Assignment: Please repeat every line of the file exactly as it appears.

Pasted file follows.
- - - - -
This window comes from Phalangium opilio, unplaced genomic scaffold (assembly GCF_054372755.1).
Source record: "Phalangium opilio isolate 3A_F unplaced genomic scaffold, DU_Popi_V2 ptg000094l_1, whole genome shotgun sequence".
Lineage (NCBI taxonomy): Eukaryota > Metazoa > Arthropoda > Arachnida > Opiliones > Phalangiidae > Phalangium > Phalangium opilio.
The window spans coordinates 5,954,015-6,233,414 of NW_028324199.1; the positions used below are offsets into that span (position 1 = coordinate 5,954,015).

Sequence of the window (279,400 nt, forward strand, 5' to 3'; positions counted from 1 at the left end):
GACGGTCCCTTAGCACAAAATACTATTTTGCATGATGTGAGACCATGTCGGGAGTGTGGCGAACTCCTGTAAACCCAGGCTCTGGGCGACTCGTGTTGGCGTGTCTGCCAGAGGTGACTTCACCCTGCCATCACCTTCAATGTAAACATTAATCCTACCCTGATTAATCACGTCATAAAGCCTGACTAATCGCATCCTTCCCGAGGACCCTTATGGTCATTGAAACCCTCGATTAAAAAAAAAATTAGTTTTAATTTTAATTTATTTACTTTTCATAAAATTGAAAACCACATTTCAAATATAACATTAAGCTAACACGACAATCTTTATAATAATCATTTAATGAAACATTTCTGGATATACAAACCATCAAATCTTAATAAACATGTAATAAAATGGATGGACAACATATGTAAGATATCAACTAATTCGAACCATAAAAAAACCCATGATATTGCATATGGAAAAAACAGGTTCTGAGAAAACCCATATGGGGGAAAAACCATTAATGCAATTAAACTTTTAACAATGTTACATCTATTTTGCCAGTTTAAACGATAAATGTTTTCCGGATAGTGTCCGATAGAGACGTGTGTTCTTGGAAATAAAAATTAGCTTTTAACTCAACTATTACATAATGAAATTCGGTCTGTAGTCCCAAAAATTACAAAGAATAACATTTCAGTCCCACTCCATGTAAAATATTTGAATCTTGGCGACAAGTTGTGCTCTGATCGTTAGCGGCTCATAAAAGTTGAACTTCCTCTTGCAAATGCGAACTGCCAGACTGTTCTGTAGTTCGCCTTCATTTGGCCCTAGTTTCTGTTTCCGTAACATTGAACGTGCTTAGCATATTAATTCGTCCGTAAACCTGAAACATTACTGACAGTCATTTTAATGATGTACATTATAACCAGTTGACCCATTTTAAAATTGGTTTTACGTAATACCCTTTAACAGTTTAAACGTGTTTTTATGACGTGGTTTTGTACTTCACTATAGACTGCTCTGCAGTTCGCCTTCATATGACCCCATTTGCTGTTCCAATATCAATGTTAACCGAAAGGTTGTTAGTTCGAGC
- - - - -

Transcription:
This window comes from Phalangium opilio, unplaced genomic scaffold (assembly GCF_054372755.1).
Source record: "Phalangium opilio isolate 3A_F unplaced genomic scaffold, DU_Popi_V2 ptg000094l_1, whole genome shotgun sequence".
Lineage (NCBI taxonomy): Eukaryota > Metazoa > Arthropoda > Arachnida > Opiliones > Phalangiidae > Phalangium > Phalangium opilio.
The window spans coordinates 5,954,015-6,233,414 of NW_028324199.1; the positions used below are offsets into that span (position 1 = coordinate 5,954,015).

Sequence of the window (279,400 nt, forward strand, 5' to 3'; positions counted from 1 at the left end):
GACGGTCCCTTAGCACAAAATACTATTTTGCATGATGTGAGACCATGTCGGGAGTGTGGCGAACTCCTGTAAACCCAGGCTCTGGGCGACTCGTGTTGGCGTGTCTGCCAGAGGTGACTTCACCCTGCCATCACCTTCAATGTAAACATTAATCCTACCCTGATTAATCACGTCATAAAGCCTGACTAATCGCATCCTTCCCGAGGACCCTTATGGTCATTGAAACCCTCGATTAAAAAAAAAATTAGTTTTAATTTTAATTTATTTACTTTTCATAAAATTGAAAACCACATTTCAAATATAACATTAAGCTAACACGACAATCTTTATAATAATCATTTAATGAAACATTTCTGGATATACAAACCATCAAATCTTAATAAACATGTAATAAAATGGATGGACAACATATGTAAGATATCAACTAATTCGAACCATAAAAAAACCCATGATATTGCATATGGAAAAAACAGGTTCTGAGAAAACCCATATGGGGGAAAAACCATTAATGCAATTAAACTTTTAACAATGTTACATCTATTTTGCCAGTTTAAACGATAAATGTTTTCCGGATAGTGTCCGATAGAGACGTGTGTTCTTGGAAATAAAAATTAGCTTTTAACTCAACTATTACATAATGAAATTCGGTCTGTAGTCCCAAAAATTACAAAGAATAACATTTCAGTCCCACTCCATGTAAAATATTTGAATCTTGGCGACAAGTTGTGCTCTGATCGTTAGCGGCTCATAAAAGTTGAACTTCCTCTTGCAAATGCGAACTGCCAGACTGTTCTGTAGTTCGCCTTCATTTGGCCCTAGTTTCTGTTTCCGTAACATTGAACGTGCTTAGCATATTAATTCGTCCGTAAACCTGAAACATTACTGACAGTCATTTTAATGATGTACATTATAACCAGTTGACCCATTTTAAAATTGGTTTTACGTAATACCCTTTAACAGTTTAAACGTGTTTTTATGACGTGGTTTTGTACTTCACTATAGACTGCTCTGCAGTTCGCCTTCATATGACCCCATTTGCTGTTCCAATATCAATGTTAACCGAAAGGTTGTTAGTTCGAGC